Heavier Summer Driving Is Boosting Gas Prices: Gulf CEO
An increase in summer driving, particularly in the northeastern U.S., provided "a nice pickup in demand" for gas prices, Gulf Oil CEO Joe Petrowski told CNBC Monday.
But that's a short-term fix for the oil markets, he said.
In the longer-term, demand is outstripping supply and "until we either fundamentally address increased supplies or reduce the demand by switching to other fuels, we’ll see some resistance" to rising gas prices, he added. "If we go to $4 gas at the stores, we’ll see some resistance. We always do."
Rather than tap expensive crude, Petrowski wants to use more Canadian oil and "increase pipeline capacity from [the U.S.] midcontinent to the Gulf Coast to tap into domestic supply."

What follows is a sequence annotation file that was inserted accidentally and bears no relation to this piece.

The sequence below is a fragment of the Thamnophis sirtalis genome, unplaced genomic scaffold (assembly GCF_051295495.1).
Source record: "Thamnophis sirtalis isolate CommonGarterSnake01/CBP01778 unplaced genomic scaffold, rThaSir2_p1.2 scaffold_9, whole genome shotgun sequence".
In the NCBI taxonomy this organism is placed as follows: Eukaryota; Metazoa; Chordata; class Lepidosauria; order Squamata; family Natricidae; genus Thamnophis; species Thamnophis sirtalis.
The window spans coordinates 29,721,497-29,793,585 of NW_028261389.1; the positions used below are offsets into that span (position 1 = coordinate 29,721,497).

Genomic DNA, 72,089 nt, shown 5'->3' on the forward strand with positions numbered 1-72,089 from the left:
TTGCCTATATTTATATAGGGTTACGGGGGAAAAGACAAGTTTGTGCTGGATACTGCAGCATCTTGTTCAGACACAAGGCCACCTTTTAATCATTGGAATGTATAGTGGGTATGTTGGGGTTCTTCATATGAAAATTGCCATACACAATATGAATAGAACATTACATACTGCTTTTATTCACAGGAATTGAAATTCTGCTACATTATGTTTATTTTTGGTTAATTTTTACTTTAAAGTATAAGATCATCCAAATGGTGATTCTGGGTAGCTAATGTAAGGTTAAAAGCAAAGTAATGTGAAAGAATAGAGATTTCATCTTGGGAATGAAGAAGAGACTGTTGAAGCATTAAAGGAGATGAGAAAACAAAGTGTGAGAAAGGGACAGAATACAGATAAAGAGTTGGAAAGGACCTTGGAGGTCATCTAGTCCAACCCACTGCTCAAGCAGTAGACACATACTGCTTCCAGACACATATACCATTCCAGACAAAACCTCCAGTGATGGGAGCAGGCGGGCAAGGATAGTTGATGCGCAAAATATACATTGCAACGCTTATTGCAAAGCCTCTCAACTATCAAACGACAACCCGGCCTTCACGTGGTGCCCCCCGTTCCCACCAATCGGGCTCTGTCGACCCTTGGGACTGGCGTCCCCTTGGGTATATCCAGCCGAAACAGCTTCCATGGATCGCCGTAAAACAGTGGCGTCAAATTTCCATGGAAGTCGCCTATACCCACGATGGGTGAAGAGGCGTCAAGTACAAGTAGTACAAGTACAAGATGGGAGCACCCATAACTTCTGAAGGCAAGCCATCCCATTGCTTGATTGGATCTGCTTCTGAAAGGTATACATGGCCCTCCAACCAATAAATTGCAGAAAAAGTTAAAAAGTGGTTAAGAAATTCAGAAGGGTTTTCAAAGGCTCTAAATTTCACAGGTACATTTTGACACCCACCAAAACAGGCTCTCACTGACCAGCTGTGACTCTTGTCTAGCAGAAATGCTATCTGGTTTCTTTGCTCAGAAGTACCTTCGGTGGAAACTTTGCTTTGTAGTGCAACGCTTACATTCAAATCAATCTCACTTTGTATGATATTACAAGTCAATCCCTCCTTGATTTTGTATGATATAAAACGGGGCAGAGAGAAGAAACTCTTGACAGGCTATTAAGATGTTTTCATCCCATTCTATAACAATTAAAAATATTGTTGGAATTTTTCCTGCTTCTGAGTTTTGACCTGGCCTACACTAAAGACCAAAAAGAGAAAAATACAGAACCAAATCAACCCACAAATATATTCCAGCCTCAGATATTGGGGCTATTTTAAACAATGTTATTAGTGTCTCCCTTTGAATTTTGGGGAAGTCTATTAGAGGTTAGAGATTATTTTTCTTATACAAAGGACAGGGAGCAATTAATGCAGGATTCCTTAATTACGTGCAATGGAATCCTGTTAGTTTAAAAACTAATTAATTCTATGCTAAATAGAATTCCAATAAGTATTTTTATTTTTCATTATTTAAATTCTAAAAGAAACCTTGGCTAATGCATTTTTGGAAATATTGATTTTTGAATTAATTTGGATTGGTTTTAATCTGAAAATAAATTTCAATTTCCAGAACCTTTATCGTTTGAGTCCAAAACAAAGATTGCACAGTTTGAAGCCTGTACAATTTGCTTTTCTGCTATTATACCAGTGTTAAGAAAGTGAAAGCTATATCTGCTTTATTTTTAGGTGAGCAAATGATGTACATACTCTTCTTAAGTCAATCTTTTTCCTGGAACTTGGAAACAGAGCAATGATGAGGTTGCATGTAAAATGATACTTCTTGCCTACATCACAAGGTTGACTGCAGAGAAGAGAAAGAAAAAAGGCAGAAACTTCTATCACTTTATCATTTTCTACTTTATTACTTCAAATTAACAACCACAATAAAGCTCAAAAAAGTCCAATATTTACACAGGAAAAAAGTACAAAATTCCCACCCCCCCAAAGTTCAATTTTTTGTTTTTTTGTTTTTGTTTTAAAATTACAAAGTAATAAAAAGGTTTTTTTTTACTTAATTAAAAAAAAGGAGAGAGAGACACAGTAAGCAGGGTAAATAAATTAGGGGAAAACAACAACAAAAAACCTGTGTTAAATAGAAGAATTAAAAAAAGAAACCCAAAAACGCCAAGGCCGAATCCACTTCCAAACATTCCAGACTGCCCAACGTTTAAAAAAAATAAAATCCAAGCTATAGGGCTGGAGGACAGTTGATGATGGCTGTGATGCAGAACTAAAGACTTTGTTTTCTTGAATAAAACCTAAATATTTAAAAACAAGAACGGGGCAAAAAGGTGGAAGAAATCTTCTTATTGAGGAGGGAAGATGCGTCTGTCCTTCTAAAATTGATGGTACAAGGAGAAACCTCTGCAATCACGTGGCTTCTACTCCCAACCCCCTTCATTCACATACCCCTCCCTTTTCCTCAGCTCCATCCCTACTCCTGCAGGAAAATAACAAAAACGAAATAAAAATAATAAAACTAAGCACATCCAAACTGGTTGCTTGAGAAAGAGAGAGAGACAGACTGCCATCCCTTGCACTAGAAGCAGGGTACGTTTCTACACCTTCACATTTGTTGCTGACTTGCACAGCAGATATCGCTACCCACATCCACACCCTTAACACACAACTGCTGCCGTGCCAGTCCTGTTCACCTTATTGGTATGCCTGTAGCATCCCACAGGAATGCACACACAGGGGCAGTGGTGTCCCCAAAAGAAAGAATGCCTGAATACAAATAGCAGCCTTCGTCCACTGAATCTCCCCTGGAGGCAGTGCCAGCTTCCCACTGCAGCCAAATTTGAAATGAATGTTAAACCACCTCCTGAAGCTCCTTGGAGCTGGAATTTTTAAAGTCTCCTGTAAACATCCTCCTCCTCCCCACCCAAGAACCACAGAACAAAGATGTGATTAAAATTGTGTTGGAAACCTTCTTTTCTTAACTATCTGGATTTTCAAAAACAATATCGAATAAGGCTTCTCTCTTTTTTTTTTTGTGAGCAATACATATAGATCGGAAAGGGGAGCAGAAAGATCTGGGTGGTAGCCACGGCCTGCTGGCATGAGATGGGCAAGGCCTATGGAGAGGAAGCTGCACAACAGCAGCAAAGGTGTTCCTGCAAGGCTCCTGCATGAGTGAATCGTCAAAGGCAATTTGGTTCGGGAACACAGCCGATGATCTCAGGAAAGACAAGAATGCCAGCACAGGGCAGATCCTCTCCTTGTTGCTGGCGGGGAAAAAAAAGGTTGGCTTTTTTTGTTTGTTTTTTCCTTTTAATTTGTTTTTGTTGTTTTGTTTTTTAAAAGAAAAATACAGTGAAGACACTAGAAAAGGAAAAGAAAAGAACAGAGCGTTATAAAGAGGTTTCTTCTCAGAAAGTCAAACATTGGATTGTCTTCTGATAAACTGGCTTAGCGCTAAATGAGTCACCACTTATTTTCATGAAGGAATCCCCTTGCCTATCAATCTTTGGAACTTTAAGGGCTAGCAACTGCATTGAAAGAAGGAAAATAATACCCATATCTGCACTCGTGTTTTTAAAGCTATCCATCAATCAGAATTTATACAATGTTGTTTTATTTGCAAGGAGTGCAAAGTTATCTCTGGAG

Petrowski said retail margins at his stores—located in 27 states but mainly in the Northeast—are the "smallest they’ve been this year" at 11 cents to 12 cents, compared with the usual 17 cents to 18 cents. So the dealers or retailers aren't profiting from higher oil prices, he said.
Petrowski called the release of oil from thestrategic petroleum reserves "a parlor trick" that did not lower oil prices as intended. "We’re actually higher than it was before release," he said. In addition, the price is up because investors have been buying oil the way they do precious metals.
"Gold is not the only storehouse of value in times of uncertainty," Petrowski said. "Oil is taking a lot of that function."
He is also worried about hurricane season. The strategic reserves were "created for temporary interruptions of supply due to terrorism or hurricanes, and now that insurance premium the government used to use is gone," Petrowski said.
If any more oil has to be released, he said, "we’re going to build a hurricane premium as we go into August."